Archaeological museum jpg.jpg

AUB Archaeological museum, ca. 1900

Archives and Special Collections, Jafet Library, AUB

Safety Measures, and the Campus as a shelter

We moved our antiquity collection and other valuables to a basement, walled up food supplies,  transferred the office to a safe place, and turned over three large buildings to families, who wished to sleep on the campus.    Every evening between 200 and 350 people from the city slept under the trees or in shelters, thinking that the British would not bomb the University,    Over 58 wounded colonial soldiers were cared for in the Hospital and the ladies* Red Cross work, which had been started in April,  became very active.    Twice a week the ladies used the Faculty Room for making pajamas, bandages, and other supplies.


Australian Army transport trucks move along the coast road in Lebanon during the Syria-Lebanon campaign

Leaving the Area

"Most ACS families who fled to Palestine made their way back to the United States. Some families, however, remained in Beirut. These fami­lies contended with aerial bombings, invading armies, food shortages, and subsequent political turmoil.

Morris W. (2014), A history of ACS : the American Community School at Beirut 1905-2012


Devant le Serail de Beyrouth, le general d'armee Catroux, accompagne du General de Larminat

[La proclamation de l'independance libanaise] : le 26 novembre 1941, à Beyrouth, p:3

A new Era Begins: the Allies arrive

The most unexpected thing was that almost all of our French friends, who a few weeks before had been intensely anti-German, now became anti-British Instead. At the end of June the Australians crossed the Damur River and the British Fleet bombarded the Vichy artillery posts between Shimlan and Abayh»    July 9th, the French guns west of the University fired on the British troops, who were moving up the coast to the olive grove.    That evening a British plane dropped papers, bearing an ultimatum, on the campus.    The night watchman picked up one of these papers, which soon found its way to Cornelius van Engert, the American Consul General,    He presented the ultimatum to General Dentz, who was clad in his pajamas.    Before sunrise the guns stopped firing and an armistice was arranged for. July 15, 1941, the Australians and Free French occupied the city, and a new chapter began in the history of Lebanon.    In the mean­time, Free French planes dropped printed notices over Damascus, officially announcing that General de Gaulle was coming to make Syria and Lebanon Independent and sovereign states.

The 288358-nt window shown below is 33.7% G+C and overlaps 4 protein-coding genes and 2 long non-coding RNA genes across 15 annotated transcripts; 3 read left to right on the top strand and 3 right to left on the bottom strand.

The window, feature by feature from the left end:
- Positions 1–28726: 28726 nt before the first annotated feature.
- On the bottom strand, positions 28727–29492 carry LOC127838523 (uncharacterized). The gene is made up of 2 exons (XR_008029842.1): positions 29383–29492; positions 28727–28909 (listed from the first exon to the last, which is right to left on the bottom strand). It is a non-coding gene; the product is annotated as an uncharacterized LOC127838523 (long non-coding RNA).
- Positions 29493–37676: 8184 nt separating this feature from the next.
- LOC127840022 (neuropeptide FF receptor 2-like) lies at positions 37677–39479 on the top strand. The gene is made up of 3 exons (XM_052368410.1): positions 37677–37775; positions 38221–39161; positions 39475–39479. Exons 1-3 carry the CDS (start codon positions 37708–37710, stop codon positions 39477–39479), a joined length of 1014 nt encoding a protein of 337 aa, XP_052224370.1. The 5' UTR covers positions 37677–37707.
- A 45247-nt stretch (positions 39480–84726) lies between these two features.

Australian troops among the ruins of the old Crusader castle at Sidon, Lebanon.jpg

Australian troops among the ruins of the old Crusader castle at Sidon, Lebanon, Australian War Mmeorial,

A surprise Victory for the Allies

"We were amazed because Hitler never sent reinforcements to Syria and neglected to hold the Near East, when he had it in his power to do so. America was still neutral and Russia was still his ally. There was only one piece of artillery to guard Cyprus and a well-equipped French army was serving the German cause in Syria and Lebanon. Iraq with its oil wells was on the German side and the great-majority of Arabs in Iraq, Syria, Lebanon, Palestine and Egypt wanted the Germans to free them from the French and the Jews. It was clear that if Hitler should take advantage of this situation he could seize Suez and Southern Persia, with the petroleum fields and air bases, upon which the British Empire depended for its existence As we learned that we had been saved from what seemed to be inevitable catastrophe, we felt especially grateful to the Greeks and British, who had given their lives to exhaust the Germans in Greece and Crete, as well as to the Turks, whose heroic loyalty to the Allies saved the whole Near East from disaster.